Before the cloud era, if you wanted to do something on the web, you had to do it yourself, investing from a to z. Need to save data? Buy a hard drive. Want to manage a family business? Buy accounting software and install it on your computer.

But the expenses didn’t stop there. Maintenance was eating up the rest of the budget. For example, if your hard drive was broken, you needed to replace or repair it.

In addition, to avoid the risk of data loss, you had to constantly do backups using the extra space and increasing the overall cost.

What is Cloud Computing? What types of Cloud Computing are there? How can a user or a company benefit from Cloud Computing? Let’s find out.


Cloud Computing means access to computing resources through an Internet connection. Cloud Computing includes anything related to a computer – software, hardware, server network infrastructure, and server’s network.


So how things are now? You need data – there are OneDrive, Dropbox or Google Drive to help you out. You need to store your files? Everything is taken care of by cloud service providers, such as Dropbox, Microsoft and Google. They will periodically backup your data and if the hard disk is damaged, they will replace it.

Another example is a contact list on your phone. Previously, you had to save your contact list to your computer and keep your contacts there. And when you changed your phone, you would spend time re-adding contacts back to the phone’s memory. Now Google, Apple and Microsoft take care of your contact list. Each time you add a new number, the contact is synced to the Cloud and kept there automatically.


For enterprises, the cost of computer network maintenance is much higher, as they use not only software like Word, Excel, PowerPoint, but also larger and more complex management and financial systems, with incoming and outgoing data. Even a minor malfunction of such systems can cost thousands if not millions of dollars.

Therefore, companies should have a separate team to configure, test, run, secure and update their systems.

Nowadays businesses are moving their applications and software infrastructure to the cloud. Need accounting software? Just open a browser; click a couple of times and you’re inside your financial program. You don’t need to think about installing this software, or updating it, the provider has already thought of it for you. Just open and use. And – cherry on top – to maintain your software you don’t need to have a dedicated team anymore.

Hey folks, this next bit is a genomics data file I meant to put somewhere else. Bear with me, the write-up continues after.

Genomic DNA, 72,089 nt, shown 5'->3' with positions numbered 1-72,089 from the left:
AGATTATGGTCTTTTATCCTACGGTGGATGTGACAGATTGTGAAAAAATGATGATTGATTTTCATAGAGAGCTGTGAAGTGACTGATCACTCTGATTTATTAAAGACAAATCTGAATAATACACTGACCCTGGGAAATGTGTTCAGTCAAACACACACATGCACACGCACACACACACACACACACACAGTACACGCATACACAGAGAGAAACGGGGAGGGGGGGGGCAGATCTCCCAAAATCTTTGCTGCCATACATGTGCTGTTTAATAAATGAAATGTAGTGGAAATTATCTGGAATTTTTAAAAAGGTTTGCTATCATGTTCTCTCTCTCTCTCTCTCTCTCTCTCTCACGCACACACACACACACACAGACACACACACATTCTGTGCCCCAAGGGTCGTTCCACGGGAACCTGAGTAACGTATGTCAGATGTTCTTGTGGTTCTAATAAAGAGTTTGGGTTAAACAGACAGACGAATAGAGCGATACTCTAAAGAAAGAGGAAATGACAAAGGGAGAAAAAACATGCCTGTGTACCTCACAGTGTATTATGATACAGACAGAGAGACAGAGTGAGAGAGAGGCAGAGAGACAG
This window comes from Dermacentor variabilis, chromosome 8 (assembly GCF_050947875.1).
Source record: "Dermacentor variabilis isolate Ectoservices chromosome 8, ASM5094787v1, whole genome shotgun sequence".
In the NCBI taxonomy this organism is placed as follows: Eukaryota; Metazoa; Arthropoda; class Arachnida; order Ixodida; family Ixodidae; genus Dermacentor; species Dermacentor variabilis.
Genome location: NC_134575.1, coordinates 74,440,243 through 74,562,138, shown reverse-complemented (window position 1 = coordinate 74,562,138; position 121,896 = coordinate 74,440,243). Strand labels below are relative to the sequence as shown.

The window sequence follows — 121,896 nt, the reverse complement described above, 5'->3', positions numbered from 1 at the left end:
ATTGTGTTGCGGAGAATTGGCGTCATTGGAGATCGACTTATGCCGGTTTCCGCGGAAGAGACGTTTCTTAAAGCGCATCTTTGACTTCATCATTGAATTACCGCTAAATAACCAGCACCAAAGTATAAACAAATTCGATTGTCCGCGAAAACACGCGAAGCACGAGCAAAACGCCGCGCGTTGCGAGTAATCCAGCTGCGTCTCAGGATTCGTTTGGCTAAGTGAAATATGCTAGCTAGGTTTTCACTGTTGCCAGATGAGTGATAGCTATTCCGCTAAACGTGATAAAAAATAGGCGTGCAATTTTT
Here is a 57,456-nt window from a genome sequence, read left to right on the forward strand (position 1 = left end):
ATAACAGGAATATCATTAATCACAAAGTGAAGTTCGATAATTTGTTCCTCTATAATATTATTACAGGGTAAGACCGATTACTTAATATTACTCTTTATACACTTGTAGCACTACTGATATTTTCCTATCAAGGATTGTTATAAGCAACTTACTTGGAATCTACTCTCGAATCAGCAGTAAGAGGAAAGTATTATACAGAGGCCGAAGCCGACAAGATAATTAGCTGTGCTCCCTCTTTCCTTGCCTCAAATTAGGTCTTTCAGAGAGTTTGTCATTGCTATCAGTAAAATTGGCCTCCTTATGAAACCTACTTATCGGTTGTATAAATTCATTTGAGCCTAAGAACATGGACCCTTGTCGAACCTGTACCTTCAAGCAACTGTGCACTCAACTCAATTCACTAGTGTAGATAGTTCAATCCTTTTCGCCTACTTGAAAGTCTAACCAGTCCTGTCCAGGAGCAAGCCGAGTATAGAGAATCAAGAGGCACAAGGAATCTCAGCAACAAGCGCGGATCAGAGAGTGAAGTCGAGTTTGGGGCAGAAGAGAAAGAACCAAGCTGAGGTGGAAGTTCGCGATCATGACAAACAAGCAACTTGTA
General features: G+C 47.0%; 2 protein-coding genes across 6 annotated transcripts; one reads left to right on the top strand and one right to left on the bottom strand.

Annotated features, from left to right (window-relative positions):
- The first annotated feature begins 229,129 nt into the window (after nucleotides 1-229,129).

Today, companies providing cloud services are divided into the three following types:

  1. Infrastructure as a Service (IaaS)
  2. Platform as a Service (PaaS)
  3. Software as a Service (SaaS)
  • Infrastructure as a Service (IaaS)

IaaS provides base level of cloud computing. More precisely, what you get is a “cloud server” with CPU, RAM, hard disk (SSD or HDD) depending on your demand.

Vultr or DigitalOcean are typical IaaS services. It is worth mentioning that IaaS is typically meant not for the end user, but mainly for specialists looking for a place to deploy their software – a programmer, a company, or a web publisher.

  • Platform as a Service (PaaS)

When you pay for IaaS, you get a server. But then, in order to deploy your web application, you need to install a lot of stuff yourself (for example Web Server or Database). Why not select a platform that has everything you need already installed?

On the other hand, there are many PaaS providers that don’t allow you to have a server. Instead, they just give a platform for you to deploy your application and share a server with other people. Your database will be stored with hundreds of other databases. It reduces your costs but comes with a risk of unauthorized access and loss of your critical data.

  • Software as a Service (SaaS)

The highest level of cloud services and an advanced product that is operated and managed by the provider.

A very common example of SaaS is a web email service such as Gmail or Outlook. It’s a perfect product that you can immediately use to send and receive email without having to set up an email server manually.

Likewise, OneDrive, Dropbox are also SaaS. These services provide you with all the necessary functions that a hard drive has, only you upload your data and get it back via the Internet.


Cloud computing offers end-users and businesses a range of benefits, such as cost saving, convenience of immediate operational access, security guarantees and constant maintenance.

Like every tech, cloud computing has its flip side with two main flaws: confidentiality and downtime. First, can you really trust your confidential data to shared or even public platforms? Second, no cloud provider today – even Facebook or Google – can guarantee 100% uninterrupted service.

Nevertheless, rapid development of cloud software for end users alongside mass migration of businesses to the cloud clearly indicates that this technology belongs to the future.